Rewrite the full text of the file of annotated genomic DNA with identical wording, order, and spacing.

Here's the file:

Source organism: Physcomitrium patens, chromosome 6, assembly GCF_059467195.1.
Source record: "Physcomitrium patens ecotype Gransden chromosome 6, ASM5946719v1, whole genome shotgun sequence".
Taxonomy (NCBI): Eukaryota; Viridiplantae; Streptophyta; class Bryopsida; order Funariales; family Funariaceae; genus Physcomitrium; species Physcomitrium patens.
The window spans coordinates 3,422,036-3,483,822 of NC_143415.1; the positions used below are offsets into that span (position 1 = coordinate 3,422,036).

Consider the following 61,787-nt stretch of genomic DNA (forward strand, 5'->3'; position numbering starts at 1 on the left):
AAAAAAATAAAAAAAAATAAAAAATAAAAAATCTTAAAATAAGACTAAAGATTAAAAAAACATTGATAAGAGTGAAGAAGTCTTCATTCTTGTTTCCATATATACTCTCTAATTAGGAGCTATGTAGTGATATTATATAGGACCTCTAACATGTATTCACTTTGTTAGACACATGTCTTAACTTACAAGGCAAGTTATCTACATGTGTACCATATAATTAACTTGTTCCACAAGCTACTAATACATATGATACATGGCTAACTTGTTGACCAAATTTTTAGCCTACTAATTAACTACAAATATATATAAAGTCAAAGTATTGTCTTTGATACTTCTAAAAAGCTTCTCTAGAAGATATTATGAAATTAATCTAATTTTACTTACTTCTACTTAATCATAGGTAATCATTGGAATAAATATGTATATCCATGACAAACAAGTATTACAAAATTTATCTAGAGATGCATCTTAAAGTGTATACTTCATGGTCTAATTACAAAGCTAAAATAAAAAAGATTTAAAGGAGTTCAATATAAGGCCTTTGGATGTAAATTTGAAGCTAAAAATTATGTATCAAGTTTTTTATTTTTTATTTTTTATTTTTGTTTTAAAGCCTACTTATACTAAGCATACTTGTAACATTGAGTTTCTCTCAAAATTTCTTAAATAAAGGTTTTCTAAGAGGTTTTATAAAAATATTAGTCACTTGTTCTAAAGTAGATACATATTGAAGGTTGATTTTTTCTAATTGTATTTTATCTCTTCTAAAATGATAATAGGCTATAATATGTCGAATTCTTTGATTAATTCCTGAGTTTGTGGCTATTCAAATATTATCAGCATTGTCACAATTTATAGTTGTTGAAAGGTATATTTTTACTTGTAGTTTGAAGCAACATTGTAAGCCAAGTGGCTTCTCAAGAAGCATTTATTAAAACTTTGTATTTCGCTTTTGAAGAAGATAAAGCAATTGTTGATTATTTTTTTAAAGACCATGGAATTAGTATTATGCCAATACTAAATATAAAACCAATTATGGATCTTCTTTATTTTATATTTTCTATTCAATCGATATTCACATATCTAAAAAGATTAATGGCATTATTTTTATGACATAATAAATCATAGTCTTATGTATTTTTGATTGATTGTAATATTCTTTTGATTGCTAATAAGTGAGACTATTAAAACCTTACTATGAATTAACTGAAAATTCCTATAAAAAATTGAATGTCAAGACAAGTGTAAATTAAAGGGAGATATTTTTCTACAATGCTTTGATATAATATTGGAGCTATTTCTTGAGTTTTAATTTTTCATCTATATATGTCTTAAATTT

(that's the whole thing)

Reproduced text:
Source organism: Physcomitrium patens, chromosome 6, assembly GCF_059467195.1.
Source record: "Physcomitrium patens ecotype Gransden chromosome 6, ASM5946719v1, whole genome shotgun sequence".
Taxonomy (NCBI): Eukaryota; Viridiplantae; Streptophyta; class Bryopsida; order Funariales; family Funariaceae; genus Physcomitrium; species Physcomitrium patens.
The window spans coordinates 3,422,036-3,483,822 of NC_143415.1; the positions used below are offsets into that span (position 1 = coordinate 3,422,036).

Consider the following 61,787-nt stretch of genomic DNA (forward strand, 5'->3'; position numbering starts at 1 on the left):
AAAAAAATAAAAAAAAATAAAAAATAAAAAATCTTAAAATAAGACTAAAGATTAAAAAAACATTGATAAGAGTGAAGAAGTCTTCATTCTTGTTTCCATATATACTCTCTAATTAGGAGCTATGTAGTGATATTATATAGGACCTCTAACATGTATTCACTTTGTTAGACACATGTCTTAACTTACAAGGCAAGTTATCTACATGTGTACCATATAATTAACTTGTTCCACAAGCTACTAATACATATGATACATGGCTAACTTGTTGACCAAATTTTTAGCCTACTAATTAACTACAAATATATATAAAGTCAAAGTATTGTCTTTGATACTTCTAAAAAGCTTCTCTAGAAGATATTATGAAATTAATCTAATTTTACTTACTTCTACTTAATCATAGGTAATCATTGGAATAAATATGTATATCCATGACAAACAAGTATTACAAAATTTATCTAGAGATGCATCTTAAAGTGTATACTTCATGGTCTAATTACAAAGCTAAAATAAAAAAGATTTAAAGGAGTTCAATATAAGGCCTTTGGATGTAAATTTGAAGCTAAAAATTATGTATCAAGTTTTTTATTTTTTATTTTTTATTTTTGTTTTAAAGCCTACTTATACTAAGCATACTTGTAACATTGAGTTTCTCTCAAAATTTCTTAAATAAAGGTTTTCTAAGAGGTTTTATAAAAATATTAGTCACTTGTTCTAAAGTAGATACATATTGAAGGTTGATTTTTTCTAATTGTATTTTATCTCTTCTAAAATGATAATAGGCTATAATATGTCGAATTCTTTGATTAATTCCTGAGTTTGTGGCTATTCAAATATTATCAGCATTGTCACAATTTATAGTTGTTGAAAGGTATATTTTTACTTGTAGTTTGAAGCAACATTGTAAGCCAAGTGGCTTCTCAAGAAGCATTTATTAAAACTTTGTATTTCGCTTTTGAAGAAGATAAAGCAATTGTTGATTATTTTTTTAAAGACCATGGAATTAGTATTATGCCAATACTAAATATAAAACCAATTATGGATCTTCTTTATTTTATATTTTCTATTCAATCGATATTCACATATCTAAAAAGATTAATGGCATTATTTTTATGACATAATAAATCATAGTCTTATGTATTTTTGATTGATTGTAATATTCTTTTGATTGCTAATAAGTGAGACTATTAAAACCTTACTATGAATTAACTGAAAATTCCTATAAAAAATTGAATGTCAAGACAAGTGTAAATTAAAGGGAGATATTTTTCTACAATGCTTTGATATAATATTGGAGCTATTTCTTGAGTTTTAATTTTTCATCTATATATGTCTTAAATTT